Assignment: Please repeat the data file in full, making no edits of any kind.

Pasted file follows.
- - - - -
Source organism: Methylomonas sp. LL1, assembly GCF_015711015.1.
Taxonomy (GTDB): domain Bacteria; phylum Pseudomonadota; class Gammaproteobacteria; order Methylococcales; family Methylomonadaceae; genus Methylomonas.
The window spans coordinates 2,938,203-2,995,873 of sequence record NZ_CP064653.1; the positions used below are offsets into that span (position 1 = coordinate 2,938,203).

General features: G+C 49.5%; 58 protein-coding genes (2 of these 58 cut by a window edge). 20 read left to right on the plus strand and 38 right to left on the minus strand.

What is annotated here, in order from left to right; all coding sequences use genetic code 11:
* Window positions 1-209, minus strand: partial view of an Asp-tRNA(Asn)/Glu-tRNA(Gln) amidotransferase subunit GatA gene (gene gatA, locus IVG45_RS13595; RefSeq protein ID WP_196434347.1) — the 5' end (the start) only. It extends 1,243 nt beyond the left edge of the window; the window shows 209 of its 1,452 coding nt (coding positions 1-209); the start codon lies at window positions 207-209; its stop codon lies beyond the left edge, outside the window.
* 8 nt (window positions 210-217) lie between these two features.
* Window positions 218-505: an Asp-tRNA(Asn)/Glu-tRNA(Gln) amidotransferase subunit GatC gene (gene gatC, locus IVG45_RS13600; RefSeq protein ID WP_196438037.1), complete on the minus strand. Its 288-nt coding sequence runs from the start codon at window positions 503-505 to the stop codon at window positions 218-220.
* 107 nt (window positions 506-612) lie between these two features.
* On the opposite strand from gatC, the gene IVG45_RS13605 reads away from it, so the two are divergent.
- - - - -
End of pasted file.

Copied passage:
Source organism: Methylomonas sp. LL1, assembly GCF_015711015.1.
Taxonomy (GTDB): domain Bacteria; phylum Pseudomonadota; class Gammaproteobacteria; order Methylococcales; family Methylomonadaceae; genus Methylomonas.
The window spans coordinates 2,938,203-2,995,873 of sequence record NZ_CP064653.1; the positions used below are offsets into that span (position 1 = coordinate 2,938,203).

General features: G+C 49.5%; 58 protein-coding genes (2 of these 58 cut by a window edge). 20 read left to right on the plus strand and 38 right to left on the minus strand.

What is annotated here, in order from left to right; all coding sequences use genetic code 11:
* Window positions 1-209, minus strand: partial view of an Asp-tRNA(Asn)/Glu-tRNA(Gln) amidotransferase subunit GatA gene (gene gatA, locus IVG45_RS13595; RefSeq protein ID WP_196434347.1) — the 5' end (the start) only. It extends 1,243 nt beyond the left edge of the window; the window shows 209 of its 1,452 coding nt (coding positions 1-209); the start codon lies at window positions 207-209; its stop codon lies beyond the left edge, outside the window.
* 8 nt (window positions 210-217) lie between these two features.
* Window positions 218-505: an Asp-tRNA(Asn)/Glu-tRNA(Gln) amidotransferase subunit GatC gene (gene gatC, locus IVG45_RS13600; RefSeq protein ID WP_196438037.1), complete on the minus strand. Its 288-nt coding sequence runs from the start codon at window positions 503-505 to the stop codon at window positions 218-220.
* 107 nt (window positions 506-612) lie between these two features.
* On the opposite strand from gatC, the gene IVG45_RS13605 reads away from it, so the two are divergent.